Shrinking Time – Everything Speeds Up
The digital era is characterized by one incontrovertible truth: change. Whether it’s the rapid advancements in artificial intelligence, the startling discovery of new security vulnerabilities, or the swift release of patches to mitigate those threats, the pace of change in IT is relentless.
Keeping Up with the Pace
For those in the field, it’s exhilarating to witness such progress. That is, as long as you and your organization can keep up.
Unfortunately, we know all too well that organizations are struggling with timely patching, despite compliance requirements mandating 30-day – and in some cases 14-day – timeframes for patching known vulnerabilities. It’s an alarming truth that illustrates a growing concern within the cybersecurity landscape.
Furthermore, it’s becoming clear that it is humanly impossible to keep up with the constant flood of information about cybersecurity and new exploits. The industry is turning to automation to handle the onslaught, but even this solution is not without its challenges.
New Rules on the Horizon
Stricter regulations are emerging, particularly from the Securities and Exchange Commission (SEC). We’ve previously discussed the SEC’s approach to assigning responsibility in situations where “best practices” were not followed. Now, they’re taking things a step further.
Starting later this August, organizations will have to file specific information about cybersecurity incidents they have been subject to, including any “material cybersecurity incident” they experience within four days. They will also need to divulge yearly aggregated information on cybersecurity risk management, strategy, and governance.
If you recall, mandatory cybersecurity information disclosure around incidents has been on the radar since early last year, when the White House announced new regulations in such situations. These latest SEC rules just drive the point further home.
On July 26, 2023, the SEC announced that it had “adopted rules requiring registrants to disclose material cybersecurity incidents they experience and to disclose on an annual basis material information regarding their cybersecurity risk management, strategy, and governance.” This will go into effect 30 days from the date of publication.
The logic behind this decision is a tentative approach to incident disclosure akin to what already exists in situations such as production disruption, natural disasters and other events that may directly impact a company’s valuation or market stance.
Better late than never seems topically appropriate for these new rules. For years we’ve witnessed multiple million-dollar incidents across all industries and with companies of all sizes. Just recently, Western Digital shut down its cloud infrastructure as a result of a hacking incident it experienced. It is obvious that these incidents can, and do have, a direct impact on the bottom line.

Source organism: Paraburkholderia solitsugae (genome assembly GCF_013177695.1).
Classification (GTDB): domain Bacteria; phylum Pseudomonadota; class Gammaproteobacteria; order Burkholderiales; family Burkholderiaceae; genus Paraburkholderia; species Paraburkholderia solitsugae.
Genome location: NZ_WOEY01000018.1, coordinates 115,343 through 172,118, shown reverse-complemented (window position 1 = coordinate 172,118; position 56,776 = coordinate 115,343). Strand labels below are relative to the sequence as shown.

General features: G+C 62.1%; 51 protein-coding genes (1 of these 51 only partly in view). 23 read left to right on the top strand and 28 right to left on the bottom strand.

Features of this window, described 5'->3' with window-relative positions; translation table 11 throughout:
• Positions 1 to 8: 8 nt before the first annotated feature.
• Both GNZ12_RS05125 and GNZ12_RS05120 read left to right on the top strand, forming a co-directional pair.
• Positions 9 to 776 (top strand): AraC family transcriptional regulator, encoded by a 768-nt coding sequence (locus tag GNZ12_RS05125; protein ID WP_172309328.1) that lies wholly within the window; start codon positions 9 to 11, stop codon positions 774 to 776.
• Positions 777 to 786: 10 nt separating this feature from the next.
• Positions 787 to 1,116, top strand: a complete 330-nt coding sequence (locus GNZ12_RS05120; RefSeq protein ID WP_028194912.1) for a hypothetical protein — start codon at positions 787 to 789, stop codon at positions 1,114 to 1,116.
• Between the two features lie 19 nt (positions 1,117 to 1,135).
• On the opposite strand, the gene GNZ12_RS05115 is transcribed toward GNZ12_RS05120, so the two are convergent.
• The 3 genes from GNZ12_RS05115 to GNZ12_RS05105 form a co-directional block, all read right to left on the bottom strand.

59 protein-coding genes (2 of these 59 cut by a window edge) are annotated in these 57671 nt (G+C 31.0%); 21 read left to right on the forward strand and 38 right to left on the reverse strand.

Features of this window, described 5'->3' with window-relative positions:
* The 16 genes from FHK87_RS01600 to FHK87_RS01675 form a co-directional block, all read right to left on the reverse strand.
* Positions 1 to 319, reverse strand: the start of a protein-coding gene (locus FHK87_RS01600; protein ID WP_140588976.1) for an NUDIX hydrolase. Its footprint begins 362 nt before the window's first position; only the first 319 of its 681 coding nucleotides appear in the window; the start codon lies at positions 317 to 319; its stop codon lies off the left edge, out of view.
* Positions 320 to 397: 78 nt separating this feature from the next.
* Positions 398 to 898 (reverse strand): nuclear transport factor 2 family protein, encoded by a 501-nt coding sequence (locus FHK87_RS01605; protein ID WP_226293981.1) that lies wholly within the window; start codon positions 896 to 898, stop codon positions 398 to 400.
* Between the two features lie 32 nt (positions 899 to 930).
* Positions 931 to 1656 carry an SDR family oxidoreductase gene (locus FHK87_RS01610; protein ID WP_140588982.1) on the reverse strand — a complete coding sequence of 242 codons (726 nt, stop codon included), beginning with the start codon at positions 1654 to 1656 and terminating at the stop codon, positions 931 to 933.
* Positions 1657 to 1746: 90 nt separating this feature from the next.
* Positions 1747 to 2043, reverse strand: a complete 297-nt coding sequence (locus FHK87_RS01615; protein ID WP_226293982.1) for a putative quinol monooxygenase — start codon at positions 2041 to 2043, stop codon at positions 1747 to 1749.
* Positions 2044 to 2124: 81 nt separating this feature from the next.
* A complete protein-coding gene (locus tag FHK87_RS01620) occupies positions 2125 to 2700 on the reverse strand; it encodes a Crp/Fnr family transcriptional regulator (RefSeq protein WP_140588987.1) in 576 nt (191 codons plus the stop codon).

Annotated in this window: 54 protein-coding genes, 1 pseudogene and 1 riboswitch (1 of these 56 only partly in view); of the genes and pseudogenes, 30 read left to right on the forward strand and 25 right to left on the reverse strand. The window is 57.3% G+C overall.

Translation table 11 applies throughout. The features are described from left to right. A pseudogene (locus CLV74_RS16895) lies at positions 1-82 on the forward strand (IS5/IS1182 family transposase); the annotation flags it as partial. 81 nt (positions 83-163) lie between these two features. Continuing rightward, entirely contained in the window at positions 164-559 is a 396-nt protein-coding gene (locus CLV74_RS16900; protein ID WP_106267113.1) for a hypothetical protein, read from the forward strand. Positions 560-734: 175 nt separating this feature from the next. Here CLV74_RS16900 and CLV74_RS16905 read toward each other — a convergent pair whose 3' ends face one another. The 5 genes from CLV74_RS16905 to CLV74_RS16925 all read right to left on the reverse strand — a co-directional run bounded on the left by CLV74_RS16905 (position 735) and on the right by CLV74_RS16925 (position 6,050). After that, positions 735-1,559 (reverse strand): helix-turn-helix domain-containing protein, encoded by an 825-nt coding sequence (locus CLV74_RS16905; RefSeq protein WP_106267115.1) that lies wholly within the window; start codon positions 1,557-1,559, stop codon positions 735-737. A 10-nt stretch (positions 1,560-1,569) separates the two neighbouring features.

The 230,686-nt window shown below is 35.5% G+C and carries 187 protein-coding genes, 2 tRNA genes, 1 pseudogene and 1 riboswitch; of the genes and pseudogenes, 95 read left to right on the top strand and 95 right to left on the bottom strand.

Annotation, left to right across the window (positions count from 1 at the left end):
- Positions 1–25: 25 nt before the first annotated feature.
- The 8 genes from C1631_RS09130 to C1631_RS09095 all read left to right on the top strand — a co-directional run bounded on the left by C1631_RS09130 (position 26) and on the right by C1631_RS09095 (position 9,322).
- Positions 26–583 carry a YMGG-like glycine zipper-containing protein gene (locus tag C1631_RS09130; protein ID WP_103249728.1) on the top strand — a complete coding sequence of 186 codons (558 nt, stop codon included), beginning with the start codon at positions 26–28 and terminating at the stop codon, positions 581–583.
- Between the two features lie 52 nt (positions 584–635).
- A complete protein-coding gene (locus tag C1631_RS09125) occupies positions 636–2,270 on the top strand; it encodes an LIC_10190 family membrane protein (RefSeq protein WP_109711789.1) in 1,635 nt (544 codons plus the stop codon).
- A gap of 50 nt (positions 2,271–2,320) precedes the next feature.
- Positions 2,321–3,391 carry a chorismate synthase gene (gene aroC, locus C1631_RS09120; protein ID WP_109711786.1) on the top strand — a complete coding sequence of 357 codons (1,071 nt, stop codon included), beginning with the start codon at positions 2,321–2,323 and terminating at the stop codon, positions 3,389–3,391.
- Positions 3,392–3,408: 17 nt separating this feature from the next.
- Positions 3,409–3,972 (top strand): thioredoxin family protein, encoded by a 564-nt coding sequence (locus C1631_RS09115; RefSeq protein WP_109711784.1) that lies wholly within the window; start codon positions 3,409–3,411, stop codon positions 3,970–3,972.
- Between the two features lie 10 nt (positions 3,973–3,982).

There is, however, much yet to be clearly identified. Experiencing a cybersecurity incident can be anything from a phishing attempt to a successful breach that goes undetected for months, depending on how you approach security. Exposing an IP address on the Internet attracts malicious bots within minutes. If all of those have to be reported, this is more than likely overwhelming for any IT team. If the bar is raised to consider just unintended information disclosure or data theft, then it gives some wiggle room for companies to skirt the regulation, by simply claiming that they are not aware of any such information having been leaked – which can hold true until proven otherwise, for much longer than four days.
These new regulations signal a turning point in how organizations handle cybersecurity. Compliance will no longer be a suggestion, but a stringent requirement. The growing complexities and responsibilities placed on companies will undoubtedly add to the burden of keeping up with the fast-paced world of IT.
However, the overarching goal is clear: to ensure transparency and responsibility in an environment where the stakes are continuously escalating. The shrinking time frame to respond to vulnerabilities, assess risks, and enact best practices is both a challenge and an opportunity.
Organizations must seize this moment to refine their cybersecurity strategies and align with these new standards. The future of cybersecurity depends on our ability to adapt, innovate, and maintain the highest levels of integrity and vigilance. In the end, the effort will not only protect individual organizations but also fortify the broader ecosystem against ever-evolving cyber threats.